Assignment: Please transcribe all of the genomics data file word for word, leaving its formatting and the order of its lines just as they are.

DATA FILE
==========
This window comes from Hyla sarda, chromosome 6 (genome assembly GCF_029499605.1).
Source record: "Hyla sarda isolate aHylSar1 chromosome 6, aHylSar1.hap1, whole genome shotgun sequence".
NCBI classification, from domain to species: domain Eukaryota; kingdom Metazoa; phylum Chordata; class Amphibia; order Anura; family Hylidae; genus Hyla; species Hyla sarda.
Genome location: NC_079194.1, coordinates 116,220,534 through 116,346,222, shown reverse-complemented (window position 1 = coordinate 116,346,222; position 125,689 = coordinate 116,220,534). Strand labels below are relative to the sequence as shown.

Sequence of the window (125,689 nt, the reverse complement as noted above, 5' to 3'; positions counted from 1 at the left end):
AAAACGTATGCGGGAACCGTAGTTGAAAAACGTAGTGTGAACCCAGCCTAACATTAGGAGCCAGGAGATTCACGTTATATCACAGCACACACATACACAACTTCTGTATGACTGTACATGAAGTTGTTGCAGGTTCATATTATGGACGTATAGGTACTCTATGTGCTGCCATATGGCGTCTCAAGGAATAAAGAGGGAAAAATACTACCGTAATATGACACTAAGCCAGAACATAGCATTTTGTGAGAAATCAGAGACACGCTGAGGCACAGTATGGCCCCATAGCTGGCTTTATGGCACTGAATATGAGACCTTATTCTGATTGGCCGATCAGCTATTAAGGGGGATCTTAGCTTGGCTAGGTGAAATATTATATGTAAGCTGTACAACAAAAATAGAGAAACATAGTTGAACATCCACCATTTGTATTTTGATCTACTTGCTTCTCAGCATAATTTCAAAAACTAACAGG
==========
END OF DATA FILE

This window comes from Hyla sarda, chromosome 6 (genome assembly GCF_029499605.1).
Source record: "Hyla sarda isolate aHylSar1 chromosome 6, aHylSar1.hap1, whole genome shotgun sequence".
NCBI classification, from domain to species: domain Eukaryota; kingdom Metazoa; phylum Chordata; class Amphibia; order Anura; family Hylidae; genus Hyla; species Hyla sarda.
Genome location: NC_079194.1, coordinates 116,220,534 through 116,346,222, shown reverse-complemented (window position 1 = coordinate 116,346,222; position 125,689 = coordinate 116,220,534). Strand labels below are relative to the sequence as shown.

Sequence of the window (125,689 nt, the reverse complement as noted above, 5' to 3'; positions counted from 1 at the left end):
AAAACGTATGCGGGAACCGTAGTTGAAAAACGTAGTGTGAACCCAGCCTAACATTAGGAGCCAGGAGATTCACGTTATATCACAGCACACACATACACAACTTCTGTATGACTGTACATGAAGTTGTTGCAGGTTCATATTATGGACGTATAGGTACTCTATGTGCTGCCATATGGCGTCTCAAGGAATAAAGAGGGAAAAATACTACCGTAATATGACACTAAGCCAGAACATAGCATTTTGTGAGAAATCAGAGACACGCTGAGGCACAGTATGGCCCCATAGCTGGCTTTATGGCACTGAATATGAGACCTTATTCTGATTGGCCGATCAGCTATTAAGGGGGATCTTAGCTTGGCTAGGTGAAATATTATATGTAAGCTGTACAACAAAAATAGAGAAACATAGTTGAACATCCACCATTTGTATTTTGATCTACTTGCTTCTCAGCATAATTTCAAAAACTAACAGG